A. Phillip Randolph Institute v. Hargett

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CLC is challenging Tennessee’s strict limitations on who can vote absentee, its criminal penalties to deter people from assisting voters to obtain absentee ballots, and the inability for absentee voters to fix their ballots if they are rejected due to a perceived mismatch with their signature on file.

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On Oct. 19, 2020, a federal appeals court denied a motion by the state of Tennessee to block enforcement of a lower court decision to allow first-time voters who registered to vote by mail or online to vote absentee in this fall’s election if they are otherwise eligible.

While this doesn’t end the case permanently, the issue of whether first...

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About this Case

CLC is challenging Tennessee’s strict limitations on who can vote absentee, its criminal penalties to deter people from assisting voters to obtain absentee ballots, and the inability for absentee voters to fix their ballots if they are rejected due to a perceived mismatch with their signature on file.

ABOUT THIS CASE

Campaign Legal Center (CLC) is representing community organizations A. Phillip Randolph Institute (APRI), The Equity Alliance (TEA), Free Hearts, Memphis Central Labor Council (MCLC), the Tennessee State Conference of the NAACP, as well as individuals Sekou Franklin and Kendra Lee, in their efforts to extend the right to vote by mail to all voters so that in the August local elections and November 2020 general election, Tennessee voters will not have to choose between their right to vote and their health in the midst of the coronavirus pandemic. The lawsuit also seeks to stop enforcement of laws that make it a crime for organizations to disseminate requests for absentee ballots to voters, and to ensure that the state cannot reject absentee ballots without notifying voters and giving them an opportunity to fix any perceived errors.  

Tennessee is one of a minority of states that still requires voters to provide an excuse before they can vote by mail in any election, and its list of excuses is extremely narrow. It is among an even smaller minority of states who have not removed or expanded that excuse requirement for the upcoming 2020 elections in light of the ongoing public health crisis triggered by the rapid spread of COVID-19.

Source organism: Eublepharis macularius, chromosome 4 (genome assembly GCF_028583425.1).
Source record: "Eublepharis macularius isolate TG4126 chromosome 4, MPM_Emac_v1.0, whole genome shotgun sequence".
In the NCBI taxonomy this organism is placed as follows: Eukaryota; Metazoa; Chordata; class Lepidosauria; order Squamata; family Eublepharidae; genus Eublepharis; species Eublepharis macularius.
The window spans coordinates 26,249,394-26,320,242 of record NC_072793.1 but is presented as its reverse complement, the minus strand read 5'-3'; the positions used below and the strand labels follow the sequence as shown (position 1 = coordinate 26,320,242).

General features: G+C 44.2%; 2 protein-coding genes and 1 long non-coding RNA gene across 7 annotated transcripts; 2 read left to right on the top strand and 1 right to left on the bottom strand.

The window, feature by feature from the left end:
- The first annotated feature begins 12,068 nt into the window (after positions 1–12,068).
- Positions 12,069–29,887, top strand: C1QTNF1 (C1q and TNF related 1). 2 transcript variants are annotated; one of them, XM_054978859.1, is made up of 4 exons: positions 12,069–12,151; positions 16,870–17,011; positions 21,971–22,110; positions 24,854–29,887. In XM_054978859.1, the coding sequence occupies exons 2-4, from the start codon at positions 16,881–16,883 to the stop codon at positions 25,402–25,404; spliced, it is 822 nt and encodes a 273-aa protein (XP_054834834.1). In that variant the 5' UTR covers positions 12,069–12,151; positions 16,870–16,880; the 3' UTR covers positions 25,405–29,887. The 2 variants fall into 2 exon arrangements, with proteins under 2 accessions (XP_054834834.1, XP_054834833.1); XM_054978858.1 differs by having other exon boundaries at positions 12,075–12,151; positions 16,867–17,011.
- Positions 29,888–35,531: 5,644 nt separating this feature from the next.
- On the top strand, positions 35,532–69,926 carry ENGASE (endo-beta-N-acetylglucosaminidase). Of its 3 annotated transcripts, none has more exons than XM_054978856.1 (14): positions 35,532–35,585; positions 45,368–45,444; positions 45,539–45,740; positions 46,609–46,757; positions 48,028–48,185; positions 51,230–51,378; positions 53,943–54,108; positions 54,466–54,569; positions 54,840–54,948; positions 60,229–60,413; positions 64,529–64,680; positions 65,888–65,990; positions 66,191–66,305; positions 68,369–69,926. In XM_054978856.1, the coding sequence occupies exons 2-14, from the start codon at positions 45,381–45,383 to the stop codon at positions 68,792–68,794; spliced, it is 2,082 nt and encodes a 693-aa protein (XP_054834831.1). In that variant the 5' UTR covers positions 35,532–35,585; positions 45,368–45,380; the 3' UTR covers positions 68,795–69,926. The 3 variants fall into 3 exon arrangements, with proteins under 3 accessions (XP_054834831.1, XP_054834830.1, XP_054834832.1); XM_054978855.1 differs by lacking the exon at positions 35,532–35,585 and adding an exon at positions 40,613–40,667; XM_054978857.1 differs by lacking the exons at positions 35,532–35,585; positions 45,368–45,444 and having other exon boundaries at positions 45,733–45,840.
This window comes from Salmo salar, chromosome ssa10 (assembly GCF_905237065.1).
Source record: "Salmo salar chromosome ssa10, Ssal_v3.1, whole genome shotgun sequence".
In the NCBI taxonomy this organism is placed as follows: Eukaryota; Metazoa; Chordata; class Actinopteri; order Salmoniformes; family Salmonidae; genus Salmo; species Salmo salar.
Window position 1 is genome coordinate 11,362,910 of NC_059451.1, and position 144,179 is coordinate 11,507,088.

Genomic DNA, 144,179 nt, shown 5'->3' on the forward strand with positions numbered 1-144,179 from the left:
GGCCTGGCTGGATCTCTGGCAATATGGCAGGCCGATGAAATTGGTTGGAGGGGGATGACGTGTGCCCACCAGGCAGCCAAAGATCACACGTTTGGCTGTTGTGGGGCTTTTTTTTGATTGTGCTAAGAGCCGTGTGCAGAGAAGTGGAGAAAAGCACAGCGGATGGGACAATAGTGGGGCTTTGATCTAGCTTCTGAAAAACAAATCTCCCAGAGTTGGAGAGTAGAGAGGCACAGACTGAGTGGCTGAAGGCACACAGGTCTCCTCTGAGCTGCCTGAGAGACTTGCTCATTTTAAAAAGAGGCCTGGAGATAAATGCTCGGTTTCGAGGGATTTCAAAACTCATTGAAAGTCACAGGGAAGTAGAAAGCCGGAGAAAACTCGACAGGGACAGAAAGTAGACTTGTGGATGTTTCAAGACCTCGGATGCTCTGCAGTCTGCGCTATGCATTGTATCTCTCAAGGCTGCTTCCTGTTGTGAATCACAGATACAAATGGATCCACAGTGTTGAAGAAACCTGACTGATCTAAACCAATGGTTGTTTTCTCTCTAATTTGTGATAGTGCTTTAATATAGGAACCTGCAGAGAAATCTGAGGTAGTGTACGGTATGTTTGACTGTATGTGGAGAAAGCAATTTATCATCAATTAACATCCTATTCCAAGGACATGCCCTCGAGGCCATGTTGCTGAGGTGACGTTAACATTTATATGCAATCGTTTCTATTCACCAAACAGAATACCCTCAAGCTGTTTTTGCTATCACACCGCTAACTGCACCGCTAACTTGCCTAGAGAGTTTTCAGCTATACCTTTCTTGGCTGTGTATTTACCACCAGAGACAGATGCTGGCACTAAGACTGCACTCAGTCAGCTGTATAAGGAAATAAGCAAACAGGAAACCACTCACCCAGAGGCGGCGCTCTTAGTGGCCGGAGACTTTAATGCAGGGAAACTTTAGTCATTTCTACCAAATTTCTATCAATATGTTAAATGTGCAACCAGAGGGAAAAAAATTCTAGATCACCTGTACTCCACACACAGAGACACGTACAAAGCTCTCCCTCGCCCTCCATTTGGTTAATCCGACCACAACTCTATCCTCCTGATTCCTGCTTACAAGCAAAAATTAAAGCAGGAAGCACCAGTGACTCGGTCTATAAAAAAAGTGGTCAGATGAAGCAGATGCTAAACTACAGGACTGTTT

Because of these unnecessary restrictions, voters like Kendra Lee and Sekou Franklin are ineligible under current laws to receive absentee ballots in the mail. Like them, thousands of other Tennesseans – who are either themselves at heightened risk of complications from COVID-19 or have close family members who are – may be forced into a difficult choice about whether they can afford a serious risk to their health and that of their families’ in order to vote.

Even for those that are eligible to vote absentee, Tennessee law makes it difficult to access that right and to ensure voters’ absentee ballots are counted. The state imposes criminal penalties for anyone other than an election official to give any voter an unsolicited request for an absentee ballot, which is the form a Tennessee voter must complete in order to vote by mail. This makes it more difficult for community organizations – like the five that have signed on as plaintiffs in this lawsuit – to carry out voter engagement activities, particularly during a pandemic. Additionally, even after the voter submits their absentee ballot, there is no guarantee that it will be counted because election officials have discretion to reject the ballot altogether because of perceived discrepancies in the voter’s signature.

On May 1, 2020, CLC filed a lawsuit against Tennessee Secretary of State Tre Hargett, Tennessee Coordinator of Elections Mark Goins, the Tennessee State Election Commission, and the Shelby County (Memphis) district attorney general to address these serious deficiencies with Tennessee’s vote by mail system. The lawsuit asks the court to require the state to allow voters who wish to vote absentee in the upcoming elections to do so in order to protect their health. It also asks the court to stop the state from imposing criminal penalties on people who give unsolicited absentee ballot request forms to voters, so that they may exercise their right to vote by mail. And it requests the court to order the state to establish procedures ensuring that before a voter’s absentee ballot is rejected, the voter is given an opportunity to address the perceived deficiency.   

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